# Should You Be Tempted To Sell Chemed Corporation (NYSE:CHE) Because Of Its P/E Ratio?

This article is for investors who would like to improve their understanding of price to earnings ratios (P/E ratios). We’ll show how you can use Chemed Corporation’s (NYSE:CHE) P/E ratio to inform your assessment of the investment opportunity. Based on the last twelve months, Chemed’s P/E ratio is 23.52. That means that at current prices, buyers pay \$23.52 for every \$1 in trailing yearly profits.

### How Do I Calculate A Price To Earnings Ratio?

The formula for P/E is:

Price to Earnings Ratio = Share Price ÷ Earnings per Share (EPS)

Or for Chemed:

P/E of 23.52 = \$301.4 ÷ \$12.81 (Based on the year to September 2018.)

### Is A High P/E Ratio Good?

A higher P/E ratio means that buyers have to pay a higher price for each \$1 the company has earned over the last year. All else being equal, it’s better to pay a low price — but as Warren Buffett said, ‘It’s far better to buy a wonderful company at a fair price than a fair company at a wonderful price.’

### How Growth Rates Impact P/E Ratios

P/E ratios primarily reflect market expectations around earnings growth rates. That’s because companies that grow earnings per share quickly will rapidly increase the ‘E’ in the equation. That means unless the share price increases, the P/E will reduce in a few years. So while a stock may look expensive based on past earnings, it could be cheap based on future earnings.

Chemed increased earnings per share by a whopping 172% last year. And its annual EPS growth rate over 5 years is 14%. So we’d generally expect it to have a relatively high P/E ratio.

### How Does Chemed’s P/E Ratio Compare To Its Peers?

We can get an indication of market expectations by looking at the P/E ratio. The image below shows that Chemed has a higher P/E than the average (20.3) P/E for companies in the healthcare industry.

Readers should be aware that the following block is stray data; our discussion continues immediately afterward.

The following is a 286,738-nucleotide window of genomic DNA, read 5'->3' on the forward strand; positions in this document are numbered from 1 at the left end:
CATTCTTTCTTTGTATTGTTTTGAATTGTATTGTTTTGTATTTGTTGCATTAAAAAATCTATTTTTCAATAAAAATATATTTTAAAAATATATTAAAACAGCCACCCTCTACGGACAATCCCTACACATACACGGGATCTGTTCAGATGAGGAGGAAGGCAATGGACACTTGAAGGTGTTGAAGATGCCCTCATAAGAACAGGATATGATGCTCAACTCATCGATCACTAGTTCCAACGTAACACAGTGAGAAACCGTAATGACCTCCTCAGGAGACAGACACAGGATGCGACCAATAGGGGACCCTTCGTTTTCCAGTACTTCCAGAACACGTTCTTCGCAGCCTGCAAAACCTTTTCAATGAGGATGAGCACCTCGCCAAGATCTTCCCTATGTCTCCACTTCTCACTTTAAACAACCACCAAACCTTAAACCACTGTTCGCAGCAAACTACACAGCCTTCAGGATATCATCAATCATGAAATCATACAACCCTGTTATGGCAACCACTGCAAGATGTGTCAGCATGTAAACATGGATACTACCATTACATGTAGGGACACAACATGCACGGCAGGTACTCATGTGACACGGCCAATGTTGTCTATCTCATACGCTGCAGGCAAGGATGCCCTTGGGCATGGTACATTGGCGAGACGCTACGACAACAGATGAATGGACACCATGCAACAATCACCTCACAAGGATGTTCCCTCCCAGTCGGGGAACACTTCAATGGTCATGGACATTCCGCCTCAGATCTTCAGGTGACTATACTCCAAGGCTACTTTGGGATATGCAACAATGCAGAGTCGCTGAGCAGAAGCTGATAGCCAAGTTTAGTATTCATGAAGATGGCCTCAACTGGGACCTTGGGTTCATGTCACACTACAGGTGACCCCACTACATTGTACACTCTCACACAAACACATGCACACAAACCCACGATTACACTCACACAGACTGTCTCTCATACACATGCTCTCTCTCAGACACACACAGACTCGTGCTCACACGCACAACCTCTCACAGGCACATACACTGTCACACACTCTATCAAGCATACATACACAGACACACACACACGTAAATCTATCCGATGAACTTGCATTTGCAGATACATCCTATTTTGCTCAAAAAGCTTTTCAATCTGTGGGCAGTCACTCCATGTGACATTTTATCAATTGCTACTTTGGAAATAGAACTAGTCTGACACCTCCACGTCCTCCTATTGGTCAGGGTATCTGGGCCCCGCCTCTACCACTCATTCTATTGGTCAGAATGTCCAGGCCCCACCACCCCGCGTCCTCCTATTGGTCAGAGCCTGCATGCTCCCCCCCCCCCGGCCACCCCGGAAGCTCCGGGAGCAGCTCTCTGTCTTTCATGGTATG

Chemed’s P/E tells us that market participants think the company will perform better than its industry peers, going forward. Clearly the market expects growth, but it isn’t guaranteed. So investors should delve deeper. I like to check if company insiders have been buying or selling.

### A Limitation: P/E Ratios Ignore Debt and Cash In The Bank

Don’t forget that the P/E ratio considers market capitalization. In other words, it does not consider any debt or cash that the company may have on the balance sheet. Hypothetically, a company could reduce its future P/E ratio by spending its cash (or taking on debt) to achieve higher earnings.

Spending on growth might be good or bad a few years later, but the point is that the P/E ratio does not account for the option (or lack thereof).

### Chemed’s Balance Sheet

Chemed’s net debt is 1.3% of its market cap. So it doesn’t have as many options as it would with net cash, but its debt would not have much of an impact on its P/E ratio.

### The Verdict On Chemed’s P/E Ratio

Chemed’s P/E is 23.5 which is above average (17.2) in the US market. Its debt levels do not imperil its balance sheet and it has already proven it can grow. So it is not surprising the market is probably extrapolating recent growth well into the future, reflected in the relatively high P/E ratio.

Investors should be looking to buy stocks that the market is wrong about. As value investor Benjamin Graham famously said, ‘In the short run, the market is a voting machine but in the long run, it is a weighing machine.’ So this free visual report on analyst forecasts could hold they key to an excellent investment decision.

You might be able to find a better buy than Chemed. If you want a selection of possible winners, check out this free list of interesting companies that trade on a P/E below 20 (but have proven they can grow earnings).

To help readers see past the short term volatility of the financial market, we aim to bring you a long-term focused research analysis purely driven by fundamental data. Note that our analysis does not factor in the latest price-sensitive company announcements.

The author is an independent contributor and at the time of publication had no position in the stocks mentioned. For errors that warrant correction please contact the editor at editorial-team@simplywallst.com.